Why Are My Breasts Getting Bigger After Menopause?

Last updated 02.28.2024 | by Dr. Karen Pike | 9 Minutes Read

This article has been reviewed and fact checked by Dr. Karen Pike, a senior physician administrator and board-certified emergency room doctor actively working in northern California. Read more at our medical disclaimer page.

Most people associate menopause with hot flashesnight sweats, and mood swings. Yet, while these symptoms are common, so are changes to your breasts.

As we go through life, the size and shape of your breasts alters. It can happen at any age, but breast changes tend to become more pronounced during and after menopause.

For some women, their breasts become smaller as they age. But for many, myself included, they get bigger, and take on a different contour and density.

Noticing breast changes during menopause and understanding the reasons behind them is important. Not only can the right information put you at ease, but it can also potentially save your life.

So, are you a postmenopausal woman wondering why on earth your breasts have become larger?

Don’t worry, this post if for you. Below, I’ll examine the possible causes of an increase in breast size after menopause. I’ll also discuss some other common breast changes that can happen during this time and share my tips on how to manage them.

Why Does Breast Size Increase After Menopause?

Why Does Breast Size Increase After Menopause

Menopause can reduce the elasticity of our skin and change the way our body distributes fat. This can make breasts smaller over time.

However, many women notice that the opposite is true, and menopause seems to have increased the size of their chest. I’ve experienced this myself, and many of the women I’ve worked with also report the same thing.

Research shows that more than 18% of women go up a cup size after their menopausal transition is complete, compared to only 1.7% who need to buy a smaller bra[1].

Rest assured, this is perfectly normal. There are several reasons why this can happen, including:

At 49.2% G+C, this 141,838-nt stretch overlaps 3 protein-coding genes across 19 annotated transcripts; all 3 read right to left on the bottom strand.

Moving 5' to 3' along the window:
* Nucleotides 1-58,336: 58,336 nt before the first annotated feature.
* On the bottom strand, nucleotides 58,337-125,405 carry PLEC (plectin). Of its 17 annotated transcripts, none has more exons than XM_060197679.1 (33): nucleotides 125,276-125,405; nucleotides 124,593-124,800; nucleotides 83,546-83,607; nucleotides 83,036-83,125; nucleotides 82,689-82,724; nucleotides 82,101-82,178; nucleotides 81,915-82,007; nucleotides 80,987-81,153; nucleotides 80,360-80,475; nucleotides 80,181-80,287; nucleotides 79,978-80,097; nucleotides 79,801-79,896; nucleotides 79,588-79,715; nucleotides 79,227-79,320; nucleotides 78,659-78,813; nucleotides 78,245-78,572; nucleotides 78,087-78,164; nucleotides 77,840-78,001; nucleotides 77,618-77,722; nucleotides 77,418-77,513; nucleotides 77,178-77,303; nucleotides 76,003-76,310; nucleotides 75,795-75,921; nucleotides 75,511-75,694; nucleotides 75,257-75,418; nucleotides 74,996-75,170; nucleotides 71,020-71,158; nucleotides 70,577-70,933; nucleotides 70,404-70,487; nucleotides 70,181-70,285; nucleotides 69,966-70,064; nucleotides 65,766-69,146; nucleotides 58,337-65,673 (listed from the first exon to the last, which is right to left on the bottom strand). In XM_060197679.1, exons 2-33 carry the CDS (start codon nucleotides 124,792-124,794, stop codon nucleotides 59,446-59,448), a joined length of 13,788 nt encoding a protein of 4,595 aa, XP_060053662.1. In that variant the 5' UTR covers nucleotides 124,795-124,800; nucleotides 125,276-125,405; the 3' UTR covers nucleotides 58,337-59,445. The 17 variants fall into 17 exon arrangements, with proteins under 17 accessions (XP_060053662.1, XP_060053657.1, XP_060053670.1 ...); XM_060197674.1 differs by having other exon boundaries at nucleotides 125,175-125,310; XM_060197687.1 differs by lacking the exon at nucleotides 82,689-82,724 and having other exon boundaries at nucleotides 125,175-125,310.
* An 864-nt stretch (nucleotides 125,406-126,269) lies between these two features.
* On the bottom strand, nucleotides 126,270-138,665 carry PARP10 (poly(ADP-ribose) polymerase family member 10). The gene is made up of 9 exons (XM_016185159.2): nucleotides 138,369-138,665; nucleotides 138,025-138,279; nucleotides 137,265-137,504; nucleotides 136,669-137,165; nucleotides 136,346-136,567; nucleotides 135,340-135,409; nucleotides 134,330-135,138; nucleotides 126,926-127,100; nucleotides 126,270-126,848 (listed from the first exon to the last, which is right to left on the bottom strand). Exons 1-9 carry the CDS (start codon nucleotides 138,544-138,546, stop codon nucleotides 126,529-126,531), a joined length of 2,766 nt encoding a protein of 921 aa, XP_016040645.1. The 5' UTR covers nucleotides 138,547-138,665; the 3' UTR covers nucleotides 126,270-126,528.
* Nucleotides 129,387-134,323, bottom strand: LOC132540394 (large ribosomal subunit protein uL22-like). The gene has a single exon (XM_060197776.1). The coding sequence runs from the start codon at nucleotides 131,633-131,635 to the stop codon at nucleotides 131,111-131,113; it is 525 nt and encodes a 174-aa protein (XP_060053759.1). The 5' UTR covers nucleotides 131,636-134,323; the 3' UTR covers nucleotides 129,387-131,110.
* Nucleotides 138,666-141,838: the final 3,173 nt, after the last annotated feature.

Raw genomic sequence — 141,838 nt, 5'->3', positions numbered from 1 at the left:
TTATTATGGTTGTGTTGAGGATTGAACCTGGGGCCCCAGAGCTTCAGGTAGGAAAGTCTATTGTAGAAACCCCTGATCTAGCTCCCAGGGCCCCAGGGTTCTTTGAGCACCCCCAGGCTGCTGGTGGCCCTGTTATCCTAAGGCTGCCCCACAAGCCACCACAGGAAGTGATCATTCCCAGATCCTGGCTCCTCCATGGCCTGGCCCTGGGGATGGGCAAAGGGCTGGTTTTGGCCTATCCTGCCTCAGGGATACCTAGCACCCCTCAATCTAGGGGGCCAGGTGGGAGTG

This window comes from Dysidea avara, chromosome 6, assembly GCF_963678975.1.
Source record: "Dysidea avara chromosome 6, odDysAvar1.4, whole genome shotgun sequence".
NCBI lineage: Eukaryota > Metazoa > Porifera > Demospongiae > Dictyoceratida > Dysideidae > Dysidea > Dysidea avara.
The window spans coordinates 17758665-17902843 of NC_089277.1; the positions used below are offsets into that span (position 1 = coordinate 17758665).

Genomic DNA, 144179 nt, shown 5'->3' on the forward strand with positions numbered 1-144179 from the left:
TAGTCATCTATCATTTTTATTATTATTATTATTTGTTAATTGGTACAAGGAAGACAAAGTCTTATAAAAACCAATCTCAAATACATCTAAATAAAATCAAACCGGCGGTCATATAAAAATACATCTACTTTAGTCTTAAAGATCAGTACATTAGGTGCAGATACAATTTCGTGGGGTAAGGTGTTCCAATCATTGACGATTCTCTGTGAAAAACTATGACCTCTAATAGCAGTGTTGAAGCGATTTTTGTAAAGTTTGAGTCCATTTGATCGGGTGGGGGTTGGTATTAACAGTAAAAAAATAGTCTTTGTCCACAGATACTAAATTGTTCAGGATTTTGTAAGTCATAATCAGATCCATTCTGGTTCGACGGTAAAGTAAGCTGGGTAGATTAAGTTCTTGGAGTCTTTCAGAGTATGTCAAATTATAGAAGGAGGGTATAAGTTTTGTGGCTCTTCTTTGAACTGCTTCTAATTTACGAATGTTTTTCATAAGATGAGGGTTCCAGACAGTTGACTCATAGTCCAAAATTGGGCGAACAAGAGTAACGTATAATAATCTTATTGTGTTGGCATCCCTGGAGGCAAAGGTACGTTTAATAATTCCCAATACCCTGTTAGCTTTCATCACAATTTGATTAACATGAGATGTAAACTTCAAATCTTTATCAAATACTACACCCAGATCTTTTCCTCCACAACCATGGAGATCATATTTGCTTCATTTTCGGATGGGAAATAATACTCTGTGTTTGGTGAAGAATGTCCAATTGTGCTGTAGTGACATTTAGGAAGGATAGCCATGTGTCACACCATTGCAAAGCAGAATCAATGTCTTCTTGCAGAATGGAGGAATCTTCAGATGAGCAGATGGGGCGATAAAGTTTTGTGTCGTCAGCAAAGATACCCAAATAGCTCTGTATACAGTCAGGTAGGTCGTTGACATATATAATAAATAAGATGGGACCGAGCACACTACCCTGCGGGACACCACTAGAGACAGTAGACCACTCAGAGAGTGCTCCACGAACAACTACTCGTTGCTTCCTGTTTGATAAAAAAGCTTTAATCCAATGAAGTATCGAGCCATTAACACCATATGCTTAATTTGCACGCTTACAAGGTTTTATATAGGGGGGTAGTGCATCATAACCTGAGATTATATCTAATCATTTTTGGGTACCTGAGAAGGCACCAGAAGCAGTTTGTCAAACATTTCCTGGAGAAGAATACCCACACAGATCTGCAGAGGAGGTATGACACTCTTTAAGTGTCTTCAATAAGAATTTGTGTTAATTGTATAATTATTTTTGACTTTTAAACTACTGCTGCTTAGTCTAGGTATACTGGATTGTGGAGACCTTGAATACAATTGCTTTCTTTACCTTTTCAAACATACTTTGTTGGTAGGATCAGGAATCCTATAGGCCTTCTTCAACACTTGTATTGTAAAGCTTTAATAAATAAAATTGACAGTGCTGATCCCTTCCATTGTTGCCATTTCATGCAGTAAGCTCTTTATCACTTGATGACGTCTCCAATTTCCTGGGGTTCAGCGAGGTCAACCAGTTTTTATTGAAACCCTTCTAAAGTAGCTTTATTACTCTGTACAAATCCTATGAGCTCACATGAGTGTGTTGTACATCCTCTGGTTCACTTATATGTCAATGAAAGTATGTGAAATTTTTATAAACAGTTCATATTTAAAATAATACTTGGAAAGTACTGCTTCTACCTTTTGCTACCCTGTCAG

1. Weight Gain

This is the most common and likely cause of an increase in breast size, both during and after menopause.

If gaining weight alone is the reason behind enlarged breasts, you will likely see that you’ve gained weight in other areas of your body, too. However, this isn’t always the case, especially for women who are prone to carrying extra weight in the thorax region. 

An increase in weight is much more common in women after menopause. Most of us gain an average of 1.5 lbs every year as we journey through our 50s, and chances are, some of this extra weight will settle in the breasts.

2. Genetics

Some women are genetically predisposed to gaining weight in the breasts before other areas of the body. And so, when they put on a few lbs, it’s their bras, not their jeans, that first feel the strain.

3. Shifting Hormones

Hormonal changes after menopause can alter the way that fat accumulates in your body. So, women who have been pear-shaped all their lives may suddenly observe that any new fat goes straight to their upper body, for example, the belly and breasts.

This change in body shape is due to a reduction in estrogen levels that happens throughout the menopausal process.

Bigger Breasts Throughout Menopause

It’s not just after menopause that women notice an increase in the size of their breasts. Breasts can begin getting bigger long before this phase of life is complete, and an increase in size is quite common throughout perimenopause.

Personally, this is when I first saw changes in my own breasts.

Perimenopause is when hormonal shifts begin, and many of the symptoms of menopause are most prominent. An increase in weight is common, and a decline in estrogen can cause a redistribution of body fat.

Other Breast Changes During and After Menopause

Other Breast Changes During and After Menopause

Breast growth can occur throughout perimenopause, menopause, and post-menopause. But during this time, many of my female patients observed their breasts changing in other ways too. Here are some of the most common changes to expect:

1. Tenderness and Soreness

Fluctuation in hormone levels can mean that breast tissue feels sore and tender to the touch. This is especially common during perimenopause, when you are still having periods. Enlarged breasts can also lead to pain and soreness.

2. Reduced Firmness

A decline in the hormone called estrogen means that once abundant, collagen is in short supply. This causes a decrease in the firmness of the breast tissue, which continues as we age.

3. Sagging

A reduction in collagen leads to a loss of skin elasticity. This, along with gravity, can send breasts southwards, resulting in dropping and sagging.

4. Lumpiness

Women notice that their breast feels lumpy during and after menopause, and in most cases, it’s nothing to worry about. Often, lumpy breasts are caused by benign cysts. These fluid-filled sacs sit under the skin, are soft to the touch, and, more often than not, don’t cause significant pain.

There are several other benign causes of lumpy breasts, but it’s important to regularly examine for new lumps or changes to existing ones. If you are concerned, reach out to your doctor straight away.

The Warning Signs of Breast Cancer

The Warning Signs of Breast Cancer

Our risk factor for developing breast cancer rises significantly after menopause. So, staying vigilant and performing regular self-exams is essential. I examine my own breasts for changes around once per week, and I recommend all women do the same.